• But Moody, in his order throwing out the case, wrote that Florida's homeowners must defend their rights or raise any claims in the state foreclosure actions. "Though participating in the state court proceedings may be personally difficult for them, the opportunity is available," Moody wrote of the plaintiffs.

For more, see Judge: Homeowners must fight for rights.

(1) The Florida Supreme Court recently enacted new procedural rules designed to help Florida's judicial system better cope with the flood of foreclosures. See Fla. High Court Enacts Procedural Rules To Apply In Residential F'closre Mediations; Seeks To Tamp Down Use Of "Lost Note" Affidavits, "Sewer Service."

Monday, February 15, 2010

Hawaii Feds Win Conviction Of Man Who Used Straw Buyers In Sale Leaseback Foreclosure Rescue Ripoffs; Pocketed $430K+ In Two Equity Stripping Scams

In Honolulu, Hawaii, the Star Bulletin reports:
  • A Nevada businessman was convicted Wednesday of 22 felony counts, for swindling banks and two struggling homeowners on Oahu out of their homes and loan proceeds. A federal jury convicted John Gilbert Mendoza, 58, on one count of conspiracy, 10 counts of mail and wire fraud, two counts of loan fraud, six counts of money laundering and three counts of failure to file a tax return,(1) the U.S. Attorney's Office announced [last] week. Five others have pleaded guilty in connection with the scheme and are awaiting sentencing.

  • U.S. Attorney Florence Nakakuni said the evidence showed Mendoza, president of a Nevada corporation with bank accounts in Hawaii, had befriended Hawaii homeowners facing foreclosure. He told them he had a plan to stop foreclosure proceedings that would allow them to keep their homes.

  • But instead, Mendoza organized the sale of the homes to third-party straw buyers, who took out loans in their names and used falsified information concerning income, who was going to live in the home and who would make monthly payments. After obtaining the loans, Mendoza deposited the proceeds totaling more than $431,000 into his own accounts. When the loans were defaulted on, the properties were foreclosed on and sold.

For the story, see Swindler is convicted of 22 felony counts.

For an earlier post announcing the indictments in this case, see Hawaii Feds Indict Five In Alleged Straw Buyer Foreclosure Rescue Scam.

(1) The conviction on the Federal tax charges should serve as a reminder that, if you can't bag the perpetrators of these scams with proof beyond a reasonable doubt on the substantive criminal charges, you can generally count on them to fail to file their tax returns and pay the income tax on the illegal profits thereon. Accordingly, you can nail them for that, the same way the Feds put alleged gangster Al Capone out of commission.

Role Played By Unlicensed "Broker" In Foreclosure Rescue Ripoff Violated State R/E License Law, Enough To Sink Sale Leaseback, Says C. Fla. Civil Jury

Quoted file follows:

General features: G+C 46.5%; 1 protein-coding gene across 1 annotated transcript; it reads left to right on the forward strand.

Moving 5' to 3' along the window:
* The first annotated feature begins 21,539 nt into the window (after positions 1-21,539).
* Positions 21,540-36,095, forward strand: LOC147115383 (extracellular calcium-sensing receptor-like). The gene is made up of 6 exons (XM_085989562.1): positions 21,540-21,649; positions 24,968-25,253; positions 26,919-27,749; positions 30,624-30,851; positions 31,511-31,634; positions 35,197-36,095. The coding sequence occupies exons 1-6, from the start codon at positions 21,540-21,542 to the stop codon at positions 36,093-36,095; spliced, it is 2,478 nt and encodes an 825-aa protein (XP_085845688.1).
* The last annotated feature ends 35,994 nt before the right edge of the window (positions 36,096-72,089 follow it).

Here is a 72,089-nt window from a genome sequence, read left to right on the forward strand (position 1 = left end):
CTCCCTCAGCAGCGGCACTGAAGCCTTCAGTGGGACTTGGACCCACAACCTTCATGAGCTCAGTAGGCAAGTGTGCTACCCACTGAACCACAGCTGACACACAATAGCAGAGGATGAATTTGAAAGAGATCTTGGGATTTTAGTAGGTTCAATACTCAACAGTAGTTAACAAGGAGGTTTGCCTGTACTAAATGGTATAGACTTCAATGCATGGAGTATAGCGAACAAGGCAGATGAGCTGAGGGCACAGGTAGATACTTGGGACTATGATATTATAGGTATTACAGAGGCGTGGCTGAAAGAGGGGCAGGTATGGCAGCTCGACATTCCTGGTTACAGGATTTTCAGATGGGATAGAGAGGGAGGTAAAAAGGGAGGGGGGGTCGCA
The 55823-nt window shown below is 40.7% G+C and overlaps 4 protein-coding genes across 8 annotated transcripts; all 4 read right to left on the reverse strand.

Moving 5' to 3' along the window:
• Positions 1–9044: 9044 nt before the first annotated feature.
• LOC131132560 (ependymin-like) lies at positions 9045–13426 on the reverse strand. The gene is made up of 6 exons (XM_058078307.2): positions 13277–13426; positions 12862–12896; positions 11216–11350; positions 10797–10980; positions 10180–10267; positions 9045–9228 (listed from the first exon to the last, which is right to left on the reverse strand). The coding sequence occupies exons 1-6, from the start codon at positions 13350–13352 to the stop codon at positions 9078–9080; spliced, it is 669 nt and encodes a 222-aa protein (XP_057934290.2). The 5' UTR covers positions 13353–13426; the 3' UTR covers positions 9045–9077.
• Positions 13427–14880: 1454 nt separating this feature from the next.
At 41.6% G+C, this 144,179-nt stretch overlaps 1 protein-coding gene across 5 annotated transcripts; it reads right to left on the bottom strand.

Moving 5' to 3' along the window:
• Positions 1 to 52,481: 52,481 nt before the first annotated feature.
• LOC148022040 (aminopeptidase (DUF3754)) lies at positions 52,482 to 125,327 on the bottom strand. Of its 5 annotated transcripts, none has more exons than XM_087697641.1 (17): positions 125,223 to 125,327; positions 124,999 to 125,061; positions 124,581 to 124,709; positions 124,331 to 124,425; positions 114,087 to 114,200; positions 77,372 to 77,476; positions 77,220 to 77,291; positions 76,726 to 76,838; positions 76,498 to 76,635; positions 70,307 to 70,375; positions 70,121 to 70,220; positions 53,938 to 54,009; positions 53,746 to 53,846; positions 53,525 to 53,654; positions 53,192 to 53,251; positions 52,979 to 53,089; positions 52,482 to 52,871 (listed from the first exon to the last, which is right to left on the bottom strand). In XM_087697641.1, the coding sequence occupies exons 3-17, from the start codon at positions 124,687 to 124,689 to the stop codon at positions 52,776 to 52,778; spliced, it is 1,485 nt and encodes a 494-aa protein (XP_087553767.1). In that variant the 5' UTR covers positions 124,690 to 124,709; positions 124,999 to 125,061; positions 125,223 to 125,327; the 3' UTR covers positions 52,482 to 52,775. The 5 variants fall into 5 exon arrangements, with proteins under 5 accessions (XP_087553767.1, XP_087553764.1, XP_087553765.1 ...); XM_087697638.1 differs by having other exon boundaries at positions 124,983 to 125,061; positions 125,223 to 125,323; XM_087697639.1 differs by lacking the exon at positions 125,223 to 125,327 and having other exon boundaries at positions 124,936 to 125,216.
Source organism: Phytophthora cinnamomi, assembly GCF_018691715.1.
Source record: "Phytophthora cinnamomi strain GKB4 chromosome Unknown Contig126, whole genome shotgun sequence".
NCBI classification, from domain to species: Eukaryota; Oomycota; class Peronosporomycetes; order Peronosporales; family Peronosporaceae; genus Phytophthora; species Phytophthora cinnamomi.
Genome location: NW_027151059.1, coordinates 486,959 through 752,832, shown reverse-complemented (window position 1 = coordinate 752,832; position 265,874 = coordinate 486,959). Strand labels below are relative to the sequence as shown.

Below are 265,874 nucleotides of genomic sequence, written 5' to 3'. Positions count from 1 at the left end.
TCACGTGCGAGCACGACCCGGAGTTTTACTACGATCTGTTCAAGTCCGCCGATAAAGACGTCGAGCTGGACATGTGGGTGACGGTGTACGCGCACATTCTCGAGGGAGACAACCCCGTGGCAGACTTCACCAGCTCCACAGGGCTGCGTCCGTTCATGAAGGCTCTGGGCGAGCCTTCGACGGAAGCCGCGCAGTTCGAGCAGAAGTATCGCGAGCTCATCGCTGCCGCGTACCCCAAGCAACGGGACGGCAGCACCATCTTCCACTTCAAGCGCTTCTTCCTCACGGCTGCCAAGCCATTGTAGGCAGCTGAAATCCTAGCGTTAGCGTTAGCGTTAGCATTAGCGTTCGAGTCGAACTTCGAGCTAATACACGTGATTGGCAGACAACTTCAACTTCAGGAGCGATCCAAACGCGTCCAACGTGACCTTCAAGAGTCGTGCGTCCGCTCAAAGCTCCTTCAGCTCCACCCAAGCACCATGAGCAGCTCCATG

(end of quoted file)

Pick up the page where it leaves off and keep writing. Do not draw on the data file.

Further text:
In Sarasota, Florida, the St. Petersburg Times reports:
  • In 2005, Thomas Cook told 68-year-old Yolanda Rodriguez that the St. Petersburg company he worked for could help save her home from foreclosure. Instead, Garco Inc. got the deed to the house, and Rodriguez, who was evicted, lost as much as $200,000 in equity.(1) But on Thursday, a Sarasota County jury found that the transaction that cost Rodriguez her home was invalid because Cook, acting as a broker on the deal, did not have a Florida real estate license.

  • The verdict paves the way for Rodriguez to get back her 2,300-square-foot Englewood pool home. It could also provide legal ammunition for others who have lost their houses to "foreclosure rescue" companies like Garco and its owner, Gideon Rechnitz,(2) whose real estate license was revoked for alleged fraud in 1990. "A licensed real estate agent would not have been allowed to do anything Thomas Cook did," says Elizabeth Boyle, a Gulfcoast Legal Services(3) attorney who represented Rodriguez.


  • Rodriguez's case is thought to be the first in which a jury verdict hinged on whether someone involved in property transactions for a foreclosure rescue company is subject to the Florida Real Estate License Act.(4) But it is not the first case against Rechnitz and Cook to go to trial. In October, another Sarasota jury awarded $93,467 to Wanda Costa, who claimed the men scammed her out of her Port Charlotte home in violation of Florida's Deceptive and Unfair Trade Practices Act. That verdict is under appeal.

For more, see Second jury finds fault with controversial foreclosure rescue deals.

(1) Reportedly, Rodriguez, now 72, said she stopped paying rent because foreclosure rescue operator Gideon Rechnitz failed to make promised repairs. He evicted her and her deaf brother in 2006 and had all of their possessions, including family photos, loaded into portable storage units, the story states. Rodriguez reportedly said she was unable to retrieve the items because they were stored in Rechnitz's name. Everything was sold at public auction, and brother and sister spent weeks in a Salvation Army shelter and cheap hotels before landing in a small apartment with donated furniture, according to the report.

(2) Rechnitz, not unknown to the reporters at the St.Petersburg Times, has been the subject of several Times articles.

(3) Gulfcoast Legal Services is a non-profit law firm providing free legal aid to income eligible residents of the greater Tampa Bay, Florida area, having offices in Pinellas, Manatee, Sarasota and Hillsborough counties; and is dedicated to providing comprehensive, personal legal advocacy, counseling and education to vulnerable individuals and families.